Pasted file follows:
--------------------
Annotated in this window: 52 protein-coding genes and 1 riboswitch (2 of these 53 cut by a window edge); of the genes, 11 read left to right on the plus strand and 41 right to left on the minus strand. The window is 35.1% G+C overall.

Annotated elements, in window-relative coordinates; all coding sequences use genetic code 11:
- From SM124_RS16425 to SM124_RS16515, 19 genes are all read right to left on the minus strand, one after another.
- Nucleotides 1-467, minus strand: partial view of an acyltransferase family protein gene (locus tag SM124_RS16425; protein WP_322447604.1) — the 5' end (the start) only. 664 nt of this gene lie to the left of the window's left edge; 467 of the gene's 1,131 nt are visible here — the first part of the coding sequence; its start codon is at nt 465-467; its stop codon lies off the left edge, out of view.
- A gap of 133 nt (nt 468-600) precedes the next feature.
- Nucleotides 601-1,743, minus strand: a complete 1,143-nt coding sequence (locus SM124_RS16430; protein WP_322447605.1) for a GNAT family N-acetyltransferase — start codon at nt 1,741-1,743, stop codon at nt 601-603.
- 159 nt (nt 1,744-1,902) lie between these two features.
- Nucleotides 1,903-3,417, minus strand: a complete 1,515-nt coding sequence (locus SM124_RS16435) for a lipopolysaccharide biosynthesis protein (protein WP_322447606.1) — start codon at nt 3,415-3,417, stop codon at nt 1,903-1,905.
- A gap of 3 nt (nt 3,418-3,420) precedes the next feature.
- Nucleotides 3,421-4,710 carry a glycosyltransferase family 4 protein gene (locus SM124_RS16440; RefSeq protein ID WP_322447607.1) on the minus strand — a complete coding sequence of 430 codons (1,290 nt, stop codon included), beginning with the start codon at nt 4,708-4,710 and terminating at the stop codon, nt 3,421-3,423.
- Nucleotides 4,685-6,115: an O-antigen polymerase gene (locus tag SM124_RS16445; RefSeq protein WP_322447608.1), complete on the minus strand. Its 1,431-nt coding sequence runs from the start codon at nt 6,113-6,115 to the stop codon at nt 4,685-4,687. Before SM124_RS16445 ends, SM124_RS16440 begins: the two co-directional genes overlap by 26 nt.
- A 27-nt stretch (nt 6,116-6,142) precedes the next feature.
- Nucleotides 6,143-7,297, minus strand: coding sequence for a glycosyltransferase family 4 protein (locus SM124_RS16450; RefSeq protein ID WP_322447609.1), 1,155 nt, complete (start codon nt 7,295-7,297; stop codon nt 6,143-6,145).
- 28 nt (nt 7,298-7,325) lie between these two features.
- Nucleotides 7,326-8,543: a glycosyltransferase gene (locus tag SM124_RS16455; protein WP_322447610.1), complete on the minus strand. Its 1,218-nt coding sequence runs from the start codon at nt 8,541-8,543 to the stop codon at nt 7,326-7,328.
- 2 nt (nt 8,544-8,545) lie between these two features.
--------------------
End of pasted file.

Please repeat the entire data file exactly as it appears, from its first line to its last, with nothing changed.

Annotated in this window: 52 protein-coding genes and 1 riboswitch (2 of these 53 cut by a window edge); of the genes, 11 read left to right on the plus strand and 41 right to left on the minus strand. The window is 35.1% G+C overall.

Annotated elements, in window-relative coordinates; all coding sequences use genetic code 11:
- From SM124_RS16425 to SM124_RS16515, 19 genes are all read right to left on the minus strand, one after another.
- Nucleotides 1-467, minus strand: partial view of an acyltransferase family protein gene (locus tag SM124_RS16425; protein WP_322447604.1) — the 5' end (the start) only. 664 nt of this gene lie to the left of the window's left edge; 467 of the gene's 1,131 nt are visible here — the first part of the coding sequence; its start codon is at nt 465-467; its stop codon lies off the left edge, out of view.
- A gap of 133 nt (nt 468-600) precedes the next feature.
- Nucleotides 601-1,743, minus strand: a complete 1,143-nt coding sequence (locus SM124_RS16430; protein WP_322447605.1) for a GNAT family N-acetyltransferase — start codon at nt 1,741-1,743, stop codon at nt 601-603.
- 159 nt (nt 1,744-1,902) lie between these two features.
- Nucleotides 1,903-3,417, minus strand: a complete 1,515-nt coding sequence (locus SM124_RS16435) for a lipopolysaccharide biosynthesis protein (protein WP_322447606.1) — start codon at nt 3,415-3,417, stop codon at nt 1,903-1,905.
- A gap of 3 nt (nt 3,418-3,420) precedes the next feature.
- Nucleotides 3,421-4,710 carry a glycosyltransferase family 4 protein gene (locus SM124_RS16440; RefSeq protein ID WP_322447607.1) on the minus strand — a complete coding sequence of 430 codons (1,290 nt, stop codon included), beginning with the start codon at nt 4,708-4,710 and terminating at the stop codon, nt 3,421-3,423.
- Nucleotides 4,685-6,115: an O-antigen polymerase gene (locus tag SM124_RS16445; RefSeq protein WP_322447608.1), complete on the minus strand. Its 1,431-nt coding sequence runs from the start codon at nt 6,113-6,115 to the stop codon at nt 4,685-4,687. Before SM124_RS16445 ends, SM124_RS16440 begins: the two co-directional genes overlap by 26 nt.
- A 27-nt stretch (nt 6,116-6,142) precedes the next feature.
- Nucleotides 6,143-7,297, minus strand: coding sequence for a glycosyltransferase family 4 protein (locus SM124_RS16450; RefSeq protein ID WP_322447609.1), 1,155 nt, complete (start codon nt 7,295-7,297; stop codon nt 6,143-6,145).
- 28 nt (nt 7,298-7,325) lie between these two features.
- Nucleotides 7,326-8,543: a glycosyltransferase gene (locus tag SM124_RS16455; protein WP_322447610.1), complete on the minus strand. Its 1,218-nt coding sequence runs from the start codon at nt 8,541-8,543 to the stop codon at nt 7,326-7,328.
- 2 nt (nt 8,544-8,545) lie between these two features.